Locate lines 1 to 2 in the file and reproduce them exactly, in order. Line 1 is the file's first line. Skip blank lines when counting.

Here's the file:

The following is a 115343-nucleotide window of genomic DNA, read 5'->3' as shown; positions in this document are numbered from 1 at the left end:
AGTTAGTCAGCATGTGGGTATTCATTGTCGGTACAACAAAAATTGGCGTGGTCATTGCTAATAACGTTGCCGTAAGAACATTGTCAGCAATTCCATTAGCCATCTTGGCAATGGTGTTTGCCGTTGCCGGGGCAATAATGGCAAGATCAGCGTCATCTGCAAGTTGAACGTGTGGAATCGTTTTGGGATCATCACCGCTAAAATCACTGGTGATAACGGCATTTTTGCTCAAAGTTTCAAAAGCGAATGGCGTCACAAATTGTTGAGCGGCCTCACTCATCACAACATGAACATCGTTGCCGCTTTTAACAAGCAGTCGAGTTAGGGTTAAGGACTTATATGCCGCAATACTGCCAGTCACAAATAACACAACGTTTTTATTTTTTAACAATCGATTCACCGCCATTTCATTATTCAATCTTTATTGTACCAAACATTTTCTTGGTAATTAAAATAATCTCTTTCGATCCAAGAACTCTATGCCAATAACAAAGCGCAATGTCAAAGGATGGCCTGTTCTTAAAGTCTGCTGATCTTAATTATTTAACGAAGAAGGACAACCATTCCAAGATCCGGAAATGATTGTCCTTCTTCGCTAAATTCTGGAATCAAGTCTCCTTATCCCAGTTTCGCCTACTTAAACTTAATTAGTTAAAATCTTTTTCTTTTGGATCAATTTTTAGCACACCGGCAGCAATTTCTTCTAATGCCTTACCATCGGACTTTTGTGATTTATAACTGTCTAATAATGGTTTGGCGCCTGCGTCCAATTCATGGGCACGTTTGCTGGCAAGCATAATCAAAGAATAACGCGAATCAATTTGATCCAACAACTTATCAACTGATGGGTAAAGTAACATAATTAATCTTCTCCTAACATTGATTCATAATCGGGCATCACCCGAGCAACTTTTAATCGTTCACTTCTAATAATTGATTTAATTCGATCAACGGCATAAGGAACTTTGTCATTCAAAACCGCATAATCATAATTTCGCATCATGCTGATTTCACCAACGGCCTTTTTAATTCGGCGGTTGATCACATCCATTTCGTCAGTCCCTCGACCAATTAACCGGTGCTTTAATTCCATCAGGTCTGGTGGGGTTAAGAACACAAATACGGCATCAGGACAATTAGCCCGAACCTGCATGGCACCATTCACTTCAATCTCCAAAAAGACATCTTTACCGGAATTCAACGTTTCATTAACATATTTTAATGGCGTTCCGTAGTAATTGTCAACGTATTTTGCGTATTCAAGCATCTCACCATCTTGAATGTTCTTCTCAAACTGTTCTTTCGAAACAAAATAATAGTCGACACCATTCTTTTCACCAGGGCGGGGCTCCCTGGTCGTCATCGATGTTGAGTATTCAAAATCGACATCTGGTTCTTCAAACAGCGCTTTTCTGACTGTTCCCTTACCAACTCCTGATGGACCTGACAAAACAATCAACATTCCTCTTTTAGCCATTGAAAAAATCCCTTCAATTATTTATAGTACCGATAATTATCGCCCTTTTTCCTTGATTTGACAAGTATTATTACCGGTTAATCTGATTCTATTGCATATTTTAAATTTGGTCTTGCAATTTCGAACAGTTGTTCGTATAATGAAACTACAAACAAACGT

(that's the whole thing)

The following is a 115343-nucleotide window of genomic DNA, read 5'->3' as shown; positions in this document are numbered from 1 at the left end:
AGTTAGTCAGCATGTGGGTATTCATTGTCGGTACAACAAAAATTGGCGTGGTCATTGCTAATAACGTTGCCGTAAGAACATTGTCAGCAATTCCATTAGCCATCTTGGCAATGGTGTTTGCCGTTGCCGGGGCAATAATGGCAAGATCAGCGTCATCTGCAAGTTGAACGTGTGGAATCGTTTTGGGATCATCACCGCTAAAATCACTGGTGATAACGGCATTTTTGCTCAAAGTTTCAAAAGCGAATGGCGTCACAAATTGTTGAGCGGCCTCACTCATCACAACATGAACATCGTTGCCGCTTTTAACAAGCAGTCGAGTTAGGGTTAAGGACTTATATGCCGCAATACTGCCAGTCACAAATAACACAACGTTTTTATTTTTTAACAATCGATTCACCGCCATTTCATTATTCAATCTTTATTGTACCAAACATTTTCTTGGTAATTAAAATAATCTCTTTCGATCCAAGAACTCTATGCCAATAACAAAGCGCAATGTCAAAGGATGGCCTGTTCTTAAAGTCTGCTGATCTTAATTATTTAACGAAGAAGGACAACCATTCCAAGATCCGGAAATGATTGTCCTTCTTCGCTAAATTCTGGAATCAAGTCTCCTTATCCCAGTTTCGCCTACTTAAACTTAATTAGTTAAAATCTTTTTCTTTTGGATCAATTTTTAGCACACCGGCAGCAATTTCTTCTAATGCCTTACCATCGGACTTTTGTGATTTATAACTGTCTAATAATGGTTTGGCGCCTGCGTCCAATTCATGGGCACGTTTGCTGGCAAGCATAATCAAAGAATAACGCGAATCAATTTGATCCAACAACTTATCAACTGATGGGTAAAGTAACATAATTAATCTTCTCCTAACATTGATTCATAATCGGGCATCACCCGAGCAACTTTTAATCGTTCACTTCTAATAATTGATTTAATTCGATCAACGGCATAAGGAACTTTGTCATTCAAAACCGCATAATCATAATTTCGCATCATGCTGATTTCACCAACGGCCTTTTTAATTCGGCGGTTGATCACATCCATTTCGTCAGTCCCTCGACCAATTAACCGGTGCTTTAATTCCATCAGGTCTGGTGGGGTTAAGAACACAAATACGGCATCAGGACAATTAGCCCGAACCTGCATGGCACCATTCACTTCAATCTCCAAAAAGACATCTTTACCGGAATTCAACGTTTCATTAACATATTTTAATGGCGTTCCGTAGTAATTGTCAACGTATTTTGCGTATTCAAGCATCTCACCATCTTGAATGTTCTTCTCAAACTGTTCTTTCGAAACAAAATAATAGTCGACACCATTCTTTTCACCAGGGCGGGGCTCCCTGGTCGTCATCGATGTTGAGTATTCAAAATCGACATCTGGTTCTTCAAACAGCGCTTTTCTGACTGTTCCCTTACCAACTCCTGATGGACCTGACAAAACAATCAACATTCCTCTTTTAGCCATTGAAAAAATCCCTTCAATTATTTATAGTACCGATAATTATCGCCCTTTTTCCTTGATTTGACAAGTATTATTACCGGTTAATCTGATTCTATTGCATATTTTAAATTTGGTCTTGCAATTTCGAACAGTTGTTCGTATAATGAAACTACAAACAAACGT